September 10-11, 2016: Postcards of Cinqueterre

Photo album: https://goo.gl/photos/f8HyQvV5FqPnMMam9

So after the going to the Naipalm concert the night before, I woke up at 5:30am to catch a 6:30 train. The sun wasn’t even out. My windows can actually totally cancel out sunlight when they’re closed, but that’s besides the point. I hadn’t even really slept. It was more like a nap. I packed everything for the weekend in a backpack. I packed real light. And I also hiked with this backpack on. So it would not be an inaccurate statement to say I backpacked.

The train to Cinqueterre was pretty long, a few hours to La Spezia, the biggest town next to Cinqueterre. Our train went through the typical farmland of Emilia-Romagna, but then we also saw some majestic mountains in the distance. Despite the early hour, it was actually a pleasant-ish train ride. And of course all the trains were always delayed at least 10 minutes. There are lots of tourists going to Cinqueterre, so you actually hear quite a bit of English.

Gift found us a cheap, huge place on booking.com. It was an apartment from a Chinese guy who actually didn’t speak Chinese. He spoke Italian. And I would’ve tried to speak back in Italian but we had a couple of students from the top Intensive Italian class, though it was mostly Spanish. I think it was intentionally Spanish though, I don’t think she was trying to speak Italian, she just figured that they’d understand her fluent Spanish. And actually the housekeeper was Dominican. So it somehow worked out.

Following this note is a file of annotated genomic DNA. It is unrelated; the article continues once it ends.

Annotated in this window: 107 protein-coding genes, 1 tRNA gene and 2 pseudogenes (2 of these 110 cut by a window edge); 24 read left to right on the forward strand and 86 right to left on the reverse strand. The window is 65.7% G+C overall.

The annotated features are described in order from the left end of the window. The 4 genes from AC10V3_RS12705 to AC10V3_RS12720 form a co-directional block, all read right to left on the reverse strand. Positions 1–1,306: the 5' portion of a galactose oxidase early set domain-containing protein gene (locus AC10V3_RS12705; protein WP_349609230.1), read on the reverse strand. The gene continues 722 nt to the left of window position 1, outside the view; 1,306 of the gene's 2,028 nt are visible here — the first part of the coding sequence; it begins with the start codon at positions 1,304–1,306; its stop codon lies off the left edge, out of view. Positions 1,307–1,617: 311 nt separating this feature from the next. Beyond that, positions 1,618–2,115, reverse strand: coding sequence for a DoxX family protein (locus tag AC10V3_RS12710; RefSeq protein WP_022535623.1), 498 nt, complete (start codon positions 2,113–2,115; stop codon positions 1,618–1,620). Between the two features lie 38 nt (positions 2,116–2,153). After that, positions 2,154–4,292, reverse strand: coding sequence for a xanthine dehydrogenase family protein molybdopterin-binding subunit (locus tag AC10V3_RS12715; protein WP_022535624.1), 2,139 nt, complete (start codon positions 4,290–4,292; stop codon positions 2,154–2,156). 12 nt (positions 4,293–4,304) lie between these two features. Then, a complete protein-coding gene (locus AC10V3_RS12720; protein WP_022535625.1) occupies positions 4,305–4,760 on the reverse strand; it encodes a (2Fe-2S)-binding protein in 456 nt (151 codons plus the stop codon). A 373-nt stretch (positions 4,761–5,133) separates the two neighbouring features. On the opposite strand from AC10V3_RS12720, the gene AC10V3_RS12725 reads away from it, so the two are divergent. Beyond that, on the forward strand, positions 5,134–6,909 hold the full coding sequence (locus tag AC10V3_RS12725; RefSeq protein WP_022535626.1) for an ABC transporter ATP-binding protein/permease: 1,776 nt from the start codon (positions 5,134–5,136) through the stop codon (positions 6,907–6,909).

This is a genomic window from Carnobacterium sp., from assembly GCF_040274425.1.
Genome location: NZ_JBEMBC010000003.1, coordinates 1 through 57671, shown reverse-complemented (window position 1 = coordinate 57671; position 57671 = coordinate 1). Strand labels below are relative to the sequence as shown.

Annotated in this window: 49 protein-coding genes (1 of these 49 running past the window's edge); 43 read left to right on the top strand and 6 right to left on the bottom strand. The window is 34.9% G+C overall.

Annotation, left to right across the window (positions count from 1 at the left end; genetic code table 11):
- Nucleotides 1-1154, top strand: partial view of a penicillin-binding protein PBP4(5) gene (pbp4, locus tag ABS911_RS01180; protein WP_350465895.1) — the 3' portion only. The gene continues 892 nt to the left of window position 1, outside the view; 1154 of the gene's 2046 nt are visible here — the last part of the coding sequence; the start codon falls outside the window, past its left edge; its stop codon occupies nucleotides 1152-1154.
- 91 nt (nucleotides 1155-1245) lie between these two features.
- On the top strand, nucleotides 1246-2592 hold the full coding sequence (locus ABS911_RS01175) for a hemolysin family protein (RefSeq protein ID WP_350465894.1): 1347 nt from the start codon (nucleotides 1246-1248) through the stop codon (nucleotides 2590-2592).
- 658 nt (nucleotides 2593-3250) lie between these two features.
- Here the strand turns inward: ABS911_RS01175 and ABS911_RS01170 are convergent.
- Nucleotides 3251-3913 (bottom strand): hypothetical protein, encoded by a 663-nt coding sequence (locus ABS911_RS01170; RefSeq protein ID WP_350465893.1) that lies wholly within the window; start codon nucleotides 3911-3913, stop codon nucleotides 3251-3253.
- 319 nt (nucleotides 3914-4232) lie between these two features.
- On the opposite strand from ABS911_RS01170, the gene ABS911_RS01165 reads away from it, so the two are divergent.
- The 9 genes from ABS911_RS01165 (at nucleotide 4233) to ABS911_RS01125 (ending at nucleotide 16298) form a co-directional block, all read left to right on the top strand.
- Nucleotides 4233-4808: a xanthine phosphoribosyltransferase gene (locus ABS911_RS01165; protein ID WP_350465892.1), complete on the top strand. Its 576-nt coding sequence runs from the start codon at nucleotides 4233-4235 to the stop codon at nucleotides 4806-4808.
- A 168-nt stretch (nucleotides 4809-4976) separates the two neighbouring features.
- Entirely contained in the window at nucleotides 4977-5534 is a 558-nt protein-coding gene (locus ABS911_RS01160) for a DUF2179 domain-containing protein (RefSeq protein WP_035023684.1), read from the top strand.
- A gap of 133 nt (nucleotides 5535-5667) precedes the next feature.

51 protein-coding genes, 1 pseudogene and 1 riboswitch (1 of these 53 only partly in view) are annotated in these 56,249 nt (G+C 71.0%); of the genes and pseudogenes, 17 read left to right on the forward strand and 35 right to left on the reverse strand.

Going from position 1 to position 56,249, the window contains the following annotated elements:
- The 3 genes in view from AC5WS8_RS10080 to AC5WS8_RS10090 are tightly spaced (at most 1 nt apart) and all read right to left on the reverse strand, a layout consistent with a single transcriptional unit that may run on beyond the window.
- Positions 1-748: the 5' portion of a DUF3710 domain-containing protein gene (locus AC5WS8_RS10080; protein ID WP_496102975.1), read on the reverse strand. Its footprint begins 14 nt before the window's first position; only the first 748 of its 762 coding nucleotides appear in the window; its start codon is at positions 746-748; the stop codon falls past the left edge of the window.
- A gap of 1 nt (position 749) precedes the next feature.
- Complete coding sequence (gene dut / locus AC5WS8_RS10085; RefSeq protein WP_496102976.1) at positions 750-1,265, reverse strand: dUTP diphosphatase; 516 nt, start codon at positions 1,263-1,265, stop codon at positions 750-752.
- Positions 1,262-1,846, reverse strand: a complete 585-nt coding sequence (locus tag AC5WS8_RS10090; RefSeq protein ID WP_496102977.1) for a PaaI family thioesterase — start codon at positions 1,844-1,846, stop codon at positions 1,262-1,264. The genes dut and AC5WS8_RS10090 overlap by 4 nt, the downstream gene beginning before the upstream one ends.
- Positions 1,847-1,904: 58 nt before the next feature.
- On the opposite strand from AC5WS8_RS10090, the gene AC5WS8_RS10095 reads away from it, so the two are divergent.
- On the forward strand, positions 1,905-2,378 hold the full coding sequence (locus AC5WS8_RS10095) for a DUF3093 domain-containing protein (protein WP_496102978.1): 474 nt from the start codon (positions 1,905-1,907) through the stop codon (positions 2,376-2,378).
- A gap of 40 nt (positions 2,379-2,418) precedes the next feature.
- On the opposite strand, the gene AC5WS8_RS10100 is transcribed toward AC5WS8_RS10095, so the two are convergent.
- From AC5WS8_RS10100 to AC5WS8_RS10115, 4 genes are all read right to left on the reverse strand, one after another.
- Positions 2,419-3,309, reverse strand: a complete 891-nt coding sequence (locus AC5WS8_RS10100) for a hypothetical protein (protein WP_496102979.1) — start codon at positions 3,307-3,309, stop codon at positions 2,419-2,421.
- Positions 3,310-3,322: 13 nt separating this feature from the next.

So typically, I’m a planner. I like to plan things. And I’m good at it. But I figured that I was going with a group of 6, surely someone else would have planned. And I didn’t want to have clashing plans. But alas no one was prepared. And then what was worse, we all tried to be in control. I try to relax, but I’m too much of a control freak. Even a little thing like whether we should buy a 1-day train ticket or a 2-day train ticket. We had quite the debate. And some of us ended up getting 1-day tickets and some 2. In the end though, 2 was a waste of money, even 1 was a waste of money because not a single time did anyone check our ticket. There was never a chance that anyone was going to check. And you really feel like a sucker every time you buy a train ticket in Italy because so rarely do they check for tickets. And if you are sleeping, they’ll often just leave you alone.

Cinqueterre is so pretty. It is literally straight from the postcards (accordingly I bought a bunch). There are so many different vibrant colors in these small towns right along the Mediterranean Sea with terraces built into the sides of the hills amidst the terraced vineyards and olive farms. And each town has its own distinct look. They are all within walking distance from each other, so you can take a hike between towns (either along the water or up into the mountains). And you see the towns from different aerial angles. And each angle is incredible. They are also all connected by train or by ferry.